Occupy Medical: “The community begged us to ‘please come back'”
The free clinic is staffed by volunteers including doctors, nurses, nutritionists and medical students. Occupy Medical says they not only offer care to uninsured patients, but they treat those with insurance who have trouble with timely care or can’t afford to miss work.
Recently, Occupy Medical set up a demonstration clinic in Roseburg. Clinic Manager Sue Sierralupe says they did this to show other communities that these services are needed.
“The community begged us to please come back,” said Sierralupe. “We’re talking since there are some limited resources down there, working with another community to kind of share their providers back and forth so they can at least have a monthly or seasonal clinic. The sky is the limit at this point.”
Eugene mobile clinic brings medical services to Roseburg
“It’s for anybody,” said Foster, who volunteers with the Eugene-based group. “But obviously quite a few of our people are homeless, or they might have OHP (Oregon Health Plan), and it may just be hard for them to get to their assigned doctor because of transportation issues.”
Foster said they also serve some people that have health insurance but face a high deductible.
Occupy Medical travels to several rural locations around southwest Oregon including Coos Bay and Florence. They were invited to come to Roseburg by Feed the Burg, an organization that feeds people at Eagles Park across the street from the First Presbyterian Church each Saturday. Clinic organizers plan to make Roseburg a regular stop on their schedule.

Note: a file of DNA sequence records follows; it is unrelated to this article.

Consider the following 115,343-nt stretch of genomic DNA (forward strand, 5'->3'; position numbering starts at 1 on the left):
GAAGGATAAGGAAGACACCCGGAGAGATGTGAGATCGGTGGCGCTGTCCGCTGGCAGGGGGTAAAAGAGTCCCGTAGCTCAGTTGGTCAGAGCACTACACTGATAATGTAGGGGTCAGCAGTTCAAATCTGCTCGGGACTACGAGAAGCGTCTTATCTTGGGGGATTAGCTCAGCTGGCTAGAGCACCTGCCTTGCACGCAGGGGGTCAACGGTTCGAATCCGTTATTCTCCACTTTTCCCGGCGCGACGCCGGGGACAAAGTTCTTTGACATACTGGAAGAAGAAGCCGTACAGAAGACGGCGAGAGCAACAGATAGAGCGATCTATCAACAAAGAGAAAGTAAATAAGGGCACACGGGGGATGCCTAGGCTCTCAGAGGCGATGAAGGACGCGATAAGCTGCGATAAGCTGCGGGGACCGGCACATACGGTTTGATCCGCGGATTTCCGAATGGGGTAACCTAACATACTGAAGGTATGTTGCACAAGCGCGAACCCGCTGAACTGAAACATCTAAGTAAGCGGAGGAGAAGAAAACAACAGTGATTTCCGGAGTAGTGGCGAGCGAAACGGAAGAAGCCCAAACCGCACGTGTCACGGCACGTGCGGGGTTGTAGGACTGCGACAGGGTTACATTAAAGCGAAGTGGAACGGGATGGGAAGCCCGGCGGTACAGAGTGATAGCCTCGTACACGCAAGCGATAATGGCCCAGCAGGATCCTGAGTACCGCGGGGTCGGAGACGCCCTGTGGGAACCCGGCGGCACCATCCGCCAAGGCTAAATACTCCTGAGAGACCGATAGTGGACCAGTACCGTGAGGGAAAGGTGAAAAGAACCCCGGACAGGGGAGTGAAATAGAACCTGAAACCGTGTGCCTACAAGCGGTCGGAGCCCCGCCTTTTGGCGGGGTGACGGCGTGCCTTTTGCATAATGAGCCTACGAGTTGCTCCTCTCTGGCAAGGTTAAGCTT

Occupy Medical offering flu shots to public at Washington Jefferson Park
EUGENE, Ore. – For some, having the flu means spending a few days in bed. But for those living on the street, having the flu could be life threatening.
That is why “Occupy Medical” is urging the public to get vaccinated this year.
Their clinic manager says everyone is welcome to get a free flu shot from their mobile clinic at Washington Jefferson Park in Eugene.
Not a One Night Stand: Wildcrafting in Lane County
Sue Sierralupe stands on the trail, looking into the creek-side trees and brush. “Poor man’s opium,” she says, pointing into the brambles at some wild lettuce (Lactuca serriola). Sierralupe explains that the lactucarium, the latex or sap of the plant, can help with pain.
As herb team leader and clinic manager of the free all-volunteer Occupy Medical, Sierralupe says the plant is sometimes given to homeless patients who might be targeted for attacks if given prescription painkillers. Wild lettuce is not related to opium, but for those on the street, whose painkilling drugs might be stolen and sold, the plant is a valuable alternative.
Occupy Medical Clinic: ‘You just serve people because people deserve care’
A Eugene mobile clinic has become the first line of defense in helping people.
Even during Summer, the Occupy Medical Clinic never stops. It first started with the Occupy Wall Street movement several years ago. Now they treat people who can’t get help on their own.
Occupy Medical says it’s services save the community thousands of dollars. But more importantly, it’s the thousands of lives they save every week.
Housing First for Homeless: Housing First for HomelessAdvocates weigh in on a housing complex to be built near Lane County Behavioral Health
Sue Sierralupe, clinic manager of the free medical service Occupy Medical, says she commonly hears people say, “if you build it, they will come,” but, she says, we need to dispel that myth.